A week ago today, Sirius XM Radio (Nasdaq: SIRI ) should have deflated the last of its critics. The satellite-radio juggernaut delivered head-turning results for the third quarter. It posted breakeven results for the first time in its red-inked history. It posted a sequential gain in subscribers for the first time since last year.
Trading at $0.61 before the blowout quarter, the stock popped to open at $0.65 on the news -- hit an intraday high as $0.69 -- before closing at $0.64.
The stock has been meandering ever since, though a refreshing Standard & Poor's credit upgrade last night has pushed the stock to as high as $0.67 a share this afternoon.
Few will scoff at a 10% gain on a percentage basis over the past week, but many would argue that the upbeat developments deserve a more robust ticker tape parade.
This was a company that was on the brink of bankruptcy in February, and now S&P is upgrading its credit -- from "stable" to "positive" -- to quell any cries of a near-term financial demise. This is a company that is forecasting adjusted operating profits to grow 20% next year, and that's on top of the more than $400 million that it is looking to ring up this year.
What's it going to take to get a little respect around here? Let's go over a few of the scenarios.
A penny for your institutional-investing thoughts
Mutual funds and other institutional money managers are reluctant to purchase shares trading for less than $5, much less pocket change. Individual investors have served Sirius XM well during last year's downturn -- and have profited handsomely from this year's bounce -- but they may not be enough to push the stock up to levels where fund managers are comfortable buying in.
Sirius XM's problem here is that it has too many shares outstanding. There were 3.6 billion fully diluted shares outstanding at the end of the third quarter. That doesn't include Liberty Capital's (Nasdaq: LCAPA ) stake. Liberty owns 12.5 million preferred shares that can be converted into a 40% position in Sirius XM. As of right now, each preferred share is good for nearly 207 common shares -- or a total of nearly 2.6 billion more shares.
How high do you think Sirius XM's stock can climb when revenue and future profits will be divided into 6.2 billion shares?
If satellite television providers DISH Network (Nasdaq: DISH ) and DirecTV (NYSE: DTV ) had to divide their market caps by 6.2 billion shares, we'd be talking about stocks priced at roughly $1.50 and $4.50, respectively.
And let's be realistic. Anyone that argues that Sirius XM deserves DirecTV's market cap is ignoring that DirecTV is consistently profitable and generating more than eight times Sirius XM's revenue.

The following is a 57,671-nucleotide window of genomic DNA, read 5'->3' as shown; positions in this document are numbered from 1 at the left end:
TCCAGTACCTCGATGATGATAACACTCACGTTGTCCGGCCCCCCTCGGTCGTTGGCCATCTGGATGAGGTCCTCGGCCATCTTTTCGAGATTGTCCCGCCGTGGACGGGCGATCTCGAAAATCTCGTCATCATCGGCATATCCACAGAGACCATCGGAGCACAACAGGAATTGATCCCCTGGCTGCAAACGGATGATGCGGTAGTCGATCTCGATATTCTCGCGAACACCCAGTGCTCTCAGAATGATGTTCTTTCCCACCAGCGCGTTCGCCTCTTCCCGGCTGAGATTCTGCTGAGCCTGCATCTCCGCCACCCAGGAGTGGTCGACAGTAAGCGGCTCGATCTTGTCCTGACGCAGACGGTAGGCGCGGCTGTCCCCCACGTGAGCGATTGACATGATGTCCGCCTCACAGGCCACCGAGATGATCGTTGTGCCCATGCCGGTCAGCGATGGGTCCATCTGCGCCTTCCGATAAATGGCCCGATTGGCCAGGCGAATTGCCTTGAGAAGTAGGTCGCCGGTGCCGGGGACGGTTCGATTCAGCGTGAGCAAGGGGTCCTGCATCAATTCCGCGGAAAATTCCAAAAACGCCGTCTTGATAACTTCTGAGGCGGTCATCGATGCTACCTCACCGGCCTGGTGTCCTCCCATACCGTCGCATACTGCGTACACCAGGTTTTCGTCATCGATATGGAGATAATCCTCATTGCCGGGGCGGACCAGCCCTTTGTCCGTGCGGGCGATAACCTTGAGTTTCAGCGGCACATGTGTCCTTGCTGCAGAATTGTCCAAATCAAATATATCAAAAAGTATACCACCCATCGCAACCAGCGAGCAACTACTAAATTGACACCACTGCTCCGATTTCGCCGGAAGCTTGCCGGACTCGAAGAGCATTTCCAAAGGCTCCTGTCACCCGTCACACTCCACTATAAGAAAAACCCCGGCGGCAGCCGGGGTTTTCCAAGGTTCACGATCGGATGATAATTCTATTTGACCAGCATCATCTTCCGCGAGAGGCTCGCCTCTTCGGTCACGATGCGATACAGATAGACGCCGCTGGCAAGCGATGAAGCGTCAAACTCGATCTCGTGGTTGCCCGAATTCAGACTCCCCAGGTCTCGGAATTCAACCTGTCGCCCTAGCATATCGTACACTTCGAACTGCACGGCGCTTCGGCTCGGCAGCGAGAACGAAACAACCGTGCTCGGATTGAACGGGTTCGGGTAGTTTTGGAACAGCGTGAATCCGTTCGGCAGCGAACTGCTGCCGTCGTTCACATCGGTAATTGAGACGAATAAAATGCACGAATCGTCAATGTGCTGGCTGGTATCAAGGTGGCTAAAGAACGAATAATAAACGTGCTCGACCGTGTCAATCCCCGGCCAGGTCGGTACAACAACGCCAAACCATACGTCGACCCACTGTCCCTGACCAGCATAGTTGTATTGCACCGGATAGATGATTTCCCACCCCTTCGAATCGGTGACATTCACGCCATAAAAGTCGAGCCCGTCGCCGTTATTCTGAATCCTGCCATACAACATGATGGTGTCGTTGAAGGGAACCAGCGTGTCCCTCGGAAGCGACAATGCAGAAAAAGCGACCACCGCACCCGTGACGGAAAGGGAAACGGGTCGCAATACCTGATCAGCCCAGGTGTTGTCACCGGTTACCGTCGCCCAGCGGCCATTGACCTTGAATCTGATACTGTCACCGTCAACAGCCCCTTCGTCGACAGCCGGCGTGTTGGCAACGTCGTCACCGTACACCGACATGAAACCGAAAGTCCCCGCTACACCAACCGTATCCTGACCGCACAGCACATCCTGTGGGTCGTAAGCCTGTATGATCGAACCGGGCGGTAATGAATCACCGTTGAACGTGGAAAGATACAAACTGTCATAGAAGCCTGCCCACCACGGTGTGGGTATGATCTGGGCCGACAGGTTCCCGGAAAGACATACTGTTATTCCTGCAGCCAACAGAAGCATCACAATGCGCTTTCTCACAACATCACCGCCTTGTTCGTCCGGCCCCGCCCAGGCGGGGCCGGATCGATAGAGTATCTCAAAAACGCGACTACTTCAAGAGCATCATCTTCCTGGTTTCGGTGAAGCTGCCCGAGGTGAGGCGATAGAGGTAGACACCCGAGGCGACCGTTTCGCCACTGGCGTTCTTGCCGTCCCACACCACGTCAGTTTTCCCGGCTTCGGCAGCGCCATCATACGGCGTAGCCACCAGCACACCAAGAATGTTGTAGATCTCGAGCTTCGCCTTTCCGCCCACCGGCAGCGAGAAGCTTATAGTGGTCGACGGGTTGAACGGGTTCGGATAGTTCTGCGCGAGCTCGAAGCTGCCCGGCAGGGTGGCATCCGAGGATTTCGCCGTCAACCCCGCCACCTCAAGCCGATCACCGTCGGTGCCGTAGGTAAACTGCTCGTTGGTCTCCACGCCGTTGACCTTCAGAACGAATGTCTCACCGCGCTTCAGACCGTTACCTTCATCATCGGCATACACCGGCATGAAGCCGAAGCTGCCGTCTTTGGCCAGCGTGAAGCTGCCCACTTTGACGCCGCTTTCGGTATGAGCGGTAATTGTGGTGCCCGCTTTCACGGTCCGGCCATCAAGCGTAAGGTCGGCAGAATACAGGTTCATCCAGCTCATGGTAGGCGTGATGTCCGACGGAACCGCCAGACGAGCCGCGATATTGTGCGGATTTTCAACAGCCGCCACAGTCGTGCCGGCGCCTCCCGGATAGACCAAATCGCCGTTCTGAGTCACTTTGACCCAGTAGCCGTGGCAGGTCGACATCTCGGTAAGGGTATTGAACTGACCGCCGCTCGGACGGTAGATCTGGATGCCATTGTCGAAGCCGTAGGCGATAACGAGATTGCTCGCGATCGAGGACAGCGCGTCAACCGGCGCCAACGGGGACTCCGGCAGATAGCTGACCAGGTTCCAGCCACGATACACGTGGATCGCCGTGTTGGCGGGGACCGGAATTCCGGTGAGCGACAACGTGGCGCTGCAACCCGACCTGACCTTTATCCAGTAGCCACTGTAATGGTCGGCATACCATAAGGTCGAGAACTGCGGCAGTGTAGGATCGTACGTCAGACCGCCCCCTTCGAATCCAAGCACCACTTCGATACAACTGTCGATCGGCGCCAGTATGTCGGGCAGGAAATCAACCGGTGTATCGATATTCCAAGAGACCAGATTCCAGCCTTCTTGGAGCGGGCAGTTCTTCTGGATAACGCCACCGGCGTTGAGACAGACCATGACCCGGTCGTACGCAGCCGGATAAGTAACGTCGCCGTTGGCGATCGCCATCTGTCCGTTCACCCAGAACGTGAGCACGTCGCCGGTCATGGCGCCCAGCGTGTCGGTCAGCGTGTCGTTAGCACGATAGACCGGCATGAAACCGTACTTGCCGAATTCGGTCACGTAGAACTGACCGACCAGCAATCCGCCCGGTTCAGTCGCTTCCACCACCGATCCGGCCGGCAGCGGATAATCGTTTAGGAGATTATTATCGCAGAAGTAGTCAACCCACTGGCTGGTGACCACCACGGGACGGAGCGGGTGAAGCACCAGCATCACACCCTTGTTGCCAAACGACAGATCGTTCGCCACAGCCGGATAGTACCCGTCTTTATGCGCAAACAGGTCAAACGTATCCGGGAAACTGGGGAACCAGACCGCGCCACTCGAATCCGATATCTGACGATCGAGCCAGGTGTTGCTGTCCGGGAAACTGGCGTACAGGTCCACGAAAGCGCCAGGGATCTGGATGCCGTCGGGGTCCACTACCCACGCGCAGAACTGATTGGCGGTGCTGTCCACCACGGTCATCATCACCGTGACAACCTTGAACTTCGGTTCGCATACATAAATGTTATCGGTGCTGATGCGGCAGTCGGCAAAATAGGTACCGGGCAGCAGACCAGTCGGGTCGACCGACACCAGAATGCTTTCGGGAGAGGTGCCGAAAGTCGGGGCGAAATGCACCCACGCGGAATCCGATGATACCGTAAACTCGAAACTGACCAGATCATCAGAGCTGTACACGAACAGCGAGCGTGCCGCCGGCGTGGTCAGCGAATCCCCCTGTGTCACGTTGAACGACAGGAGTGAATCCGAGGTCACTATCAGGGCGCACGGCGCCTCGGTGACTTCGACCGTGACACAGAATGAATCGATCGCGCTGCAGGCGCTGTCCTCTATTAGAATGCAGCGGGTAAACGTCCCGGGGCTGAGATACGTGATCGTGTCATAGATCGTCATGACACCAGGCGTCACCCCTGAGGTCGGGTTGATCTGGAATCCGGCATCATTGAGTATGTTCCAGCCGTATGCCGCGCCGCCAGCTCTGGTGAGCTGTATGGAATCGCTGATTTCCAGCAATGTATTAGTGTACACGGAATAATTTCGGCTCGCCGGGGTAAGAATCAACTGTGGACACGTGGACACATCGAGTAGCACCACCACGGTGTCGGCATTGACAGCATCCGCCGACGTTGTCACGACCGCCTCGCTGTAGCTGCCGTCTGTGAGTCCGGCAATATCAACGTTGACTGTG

A reverse stock split is not a popular solution to skirt Nasdaq's delisting threats, and it may not be necessary if Sirius XM can get its stock over the buck mark next year. However, even if Sirius XM somehow appreciates beyond that -- a buck and change may still not be enough to appease fund managers with minimum price thresholds. A reverse split may be the ticket into the hearts of institutional investors who like the Sirius XM story but have a hard time justifying the purchase of a $0.66 stock to their clients.
Given the recent success of reverse split graduates Priceline.com (Nasdaq: PCLN ) and AIG (NYSE: AIG ) , the stigma of a reverse may also wearing off.
Plan B and beyond
If reverse stock splits are out, Sirius XM is going to have to grow substantially, ideally generating high-margin profit opportunities along the way.
There is certainly hope on that front. Sirius XM broadcasts to 18.5 subscribers. We're talking about a sizeable chunk of the population that is comfortable in paying what is now $15 a month for premium radio. They have discretionary income. They're moving around. It's a marketer's -- or a milkmaid's -- dream.
This is ultimately the key for Sirius XM, since there isn't a lot of material upside in rate hikes or subscriber growth. This isn't a company that will have 37 million subscribers paying $30 a month in a few years. No, this is a model that may have matured on the subscription front, but can kick it into a new gear with incremental opportunities.
One of the bigger disappointments at Sirius XM is that advertising revenue per user has been shrinking lately. The lackluster economy isn't helping, but this is hopefully something that the next generation of interactive satellite receivers can fix.
I'm not just talking about the obvious Apple (Nasdaq: AAPL ) iTunes tie-in, where folks can tag songs they like and purchase them. Two-way receivers that allow subscribers to request advertiser information -- and possibly even make purchases -- will open new revenue streams at Sirius XM. Can you imagine a shopping channel on satellite radio? Knowledgeable shoppers don't need the visuals. This can work.
There are also other areas including channel sponsorships, genre compilations, terrestrial syndication, and social networking where Sirius XM has barely scratched the surface.
Congratulations to Sirius XM for breaking even last week, but now it's time to break it wide open. Institutional respect and shareholder gains are waiting at the other end of dreams fulfilled. Can you live with that, bulls? Bears, can you afford to stand in the way?